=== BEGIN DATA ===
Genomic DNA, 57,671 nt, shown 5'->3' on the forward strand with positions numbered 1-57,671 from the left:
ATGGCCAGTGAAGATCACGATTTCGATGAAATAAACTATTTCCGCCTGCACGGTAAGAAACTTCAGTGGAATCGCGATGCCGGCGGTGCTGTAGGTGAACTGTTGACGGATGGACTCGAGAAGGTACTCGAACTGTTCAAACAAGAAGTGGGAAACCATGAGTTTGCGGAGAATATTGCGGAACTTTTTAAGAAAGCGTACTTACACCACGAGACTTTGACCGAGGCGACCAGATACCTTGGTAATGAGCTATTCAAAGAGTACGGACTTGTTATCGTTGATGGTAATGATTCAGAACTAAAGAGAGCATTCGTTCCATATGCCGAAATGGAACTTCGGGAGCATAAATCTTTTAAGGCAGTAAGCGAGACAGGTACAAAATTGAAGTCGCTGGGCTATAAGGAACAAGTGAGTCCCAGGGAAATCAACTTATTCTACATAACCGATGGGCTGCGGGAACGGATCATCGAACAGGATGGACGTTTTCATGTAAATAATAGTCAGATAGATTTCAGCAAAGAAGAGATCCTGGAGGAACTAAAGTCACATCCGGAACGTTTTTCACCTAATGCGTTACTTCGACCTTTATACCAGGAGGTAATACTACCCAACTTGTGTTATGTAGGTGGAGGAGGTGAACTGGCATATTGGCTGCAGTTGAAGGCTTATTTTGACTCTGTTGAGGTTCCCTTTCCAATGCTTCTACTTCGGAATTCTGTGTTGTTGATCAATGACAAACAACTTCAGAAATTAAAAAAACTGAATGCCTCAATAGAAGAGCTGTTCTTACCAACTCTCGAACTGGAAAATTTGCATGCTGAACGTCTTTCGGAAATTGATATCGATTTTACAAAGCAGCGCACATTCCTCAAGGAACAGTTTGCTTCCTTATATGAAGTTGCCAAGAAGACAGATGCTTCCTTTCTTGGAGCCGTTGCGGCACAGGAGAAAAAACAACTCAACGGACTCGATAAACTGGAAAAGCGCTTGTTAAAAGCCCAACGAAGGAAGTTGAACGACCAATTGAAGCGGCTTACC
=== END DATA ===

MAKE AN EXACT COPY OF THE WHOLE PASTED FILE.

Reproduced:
Genomic DNA, 57,671 nt, shown 5'->3' on the forward strand with positions numbered 1-57,671 from the left:
ATGGCCAGTGAAGATCACGATTTCGATGAAATAAACTATTTCCGCCTGCACGGTAAGAAACTTCAGTGGAATCGCGATGCCGGCGGTGCTGTAGGTGAACTGTTGACGGATGGACTCGAGAAGGTACTCGAACTGTTCAAACAAGAAGTGGGAAACCATGAGTTTGCGGAGAATATTGCGGAACTTTTTAAGAAAGCGTACTTACACCACGAGACTTTGACCGAGGCGACCAGATACCTTGGTAATGAGCTATTCAAAGAGTACGGACTTGTTATCGTTGATGGTAATGATTCAGAACTAAAGAGAGCATTCGTTCCATATGCCGAAATGGAACTTCGGGAGCATAAATCTTTTAAGGCAGTAAGCGAGACAGGTACAAAATTGAAGTCGCTGGGCTATAAGGAACAAGTGAGTCCCAGGGAAATCAACTTATTCTACATAACCGATGGGCTGCGGGAACGGATCATCGAACAGGATGGACGTTTTCATGTAAATAATAGTCAGATAGATTTCAGCAAAGAAGAGATCCTGGAGGAACTAAAGTCACATCCGGAACGTTTTTCACCTAATGCGTTACTTCGACCTTTATACCAGGAGGTAATACTACCCAACTTGTGTTATGTAGGTGGAGGAGGTGAACTGGCATATTGGCTGCAGTTGAAGGCTTATTTTGACTCTGTTGAGGTTCCCTTTCCAATGCTTCTACTTCGGAATTCTGTGTTGTTGATCAATGACAAACAACTTCAGAAATTAAAAAAACTGAATGCCTCAATAGAAGAGCTGTTCTTACCAACTCTCGAACTGGAAAATTTGCATGCTGAACGTCTTTCGGAAATTGATATCGATTTTACAAAGCAGCGCACATTCCTCAAGGAACAGTTTGCTTCCTTATATGAAGTTGCCAAGAAGACAGATGCTTCCTTTCTTGGAGCCGTTGCGGCACAGGAGAAAAAACAACTCAACGGACTCGATAAACTGGAAAAGCGCTTGTTAAAAGCCCAACGAAGGAAGTTGAACGACCAATTGAAGCGGCTTACC